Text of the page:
The chipmaker says the Arm 5G Solutions Lab will focus on innovation in network infrastructure, particularly demonstrating the combination of their hardware and software

This week, chip specialist Arm has announced that it will open a new 5G Solutions Lab, seeking to provide their ecosystem partners with an ideal location to demonstrate end-to-end solutions for 5G in a live environment.
The lab is being opened in partnership with Indian tech firm Tech Mahindra and will be built in New Jersey, USA.
Arm expects the site to open to developers in early 2022.
This announcement represents a boost for Open RAN, potentially giving operators and enterprises a suitable testing site for multi-vendor RAN systems and applications. Arm expects the site to be used to validate key use cases, including small cells, macro cells, private networks, cloud RAN, RAN intelligence controller (RIC) technology, and core innovations.
Naturally, this lab will be closely tied to Arm’s wider partner ecosystem, which includes operators, cloud providers, silicon and hardware providers, and software specialists. In their press release, Arm listed Google Cloud, EdgeQ, GIGABYTE, Marvell, NVIDIA, NXP, Qualcomm, DISH, Vodafone, Accelleran, Mavenir, Parallel Wireless, Radisys, Saankhya Labs, Tech Mahindra, and the GSMA as just a small selection of the possible beneficiaries from the Lab’s activities.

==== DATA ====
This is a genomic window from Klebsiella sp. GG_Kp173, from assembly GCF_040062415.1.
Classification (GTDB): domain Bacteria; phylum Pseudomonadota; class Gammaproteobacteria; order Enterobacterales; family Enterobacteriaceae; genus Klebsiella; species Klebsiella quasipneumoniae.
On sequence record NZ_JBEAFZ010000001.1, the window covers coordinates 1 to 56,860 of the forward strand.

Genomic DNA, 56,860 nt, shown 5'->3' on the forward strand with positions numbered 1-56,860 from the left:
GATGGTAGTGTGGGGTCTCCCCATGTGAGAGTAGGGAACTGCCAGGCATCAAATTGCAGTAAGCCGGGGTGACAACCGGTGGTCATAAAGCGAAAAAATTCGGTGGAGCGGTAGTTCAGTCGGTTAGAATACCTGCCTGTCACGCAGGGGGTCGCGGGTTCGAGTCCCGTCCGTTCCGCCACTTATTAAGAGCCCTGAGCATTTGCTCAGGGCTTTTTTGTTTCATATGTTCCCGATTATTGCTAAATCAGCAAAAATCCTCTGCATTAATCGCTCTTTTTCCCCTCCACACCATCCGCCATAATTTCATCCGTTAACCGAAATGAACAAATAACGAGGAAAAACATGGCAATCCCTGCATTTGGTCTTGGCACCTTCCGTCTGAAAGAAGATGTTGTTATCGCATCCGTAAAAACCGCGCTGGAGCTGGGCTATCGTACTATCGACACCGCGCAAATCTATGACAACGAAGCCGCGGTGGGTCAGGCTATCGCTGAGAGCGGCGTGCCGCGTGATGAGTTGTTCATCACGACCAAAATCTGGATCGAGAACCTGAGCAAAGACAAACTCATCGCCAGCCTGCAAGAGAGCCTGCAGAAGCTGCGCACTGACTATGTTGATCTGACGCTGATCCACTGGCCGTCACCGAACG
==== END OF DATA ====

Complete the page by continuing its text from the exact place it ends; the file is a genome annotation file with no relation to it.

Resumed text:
“We envision the Lab as a catalyst for the Arm ecosystem to develop and deploy a 5G network infrastructure that leverages the inherent benefits of performance, power, and cost of the Arm architecture,” said Chris Bergey, SVP and GM, Infrastructure Line of Business at Arm.
Currently, the Open RAN equipment market is somewhat dominated by Arm’s rival Intel, whose FlexRAN reference platform has played a major role in the development and testing of both open and traditional 5G systems. 
However, Arm has indicated that it may attempt to challenge Intel’s hegemony in this sector, joining the O-RAN Alliance back in April 2020 and since then making a major push towards securing more of the burgeoning Open RAN market. This effort has been helped in no small part by operators shift towards virtualised network infrastructure, allowing more of the network processing to take place on standard servers where Arm can be more broadly competitive. 
Meanwhile, Arm itself is currently embroiled in the complex process of being taken over by Nvidia, with the deal worth roughly $40 billion.
Will Open RAN change the dynamic for 5G deployment in the coming years? Find out what the key players think at this year’s Total Telecom Congress 
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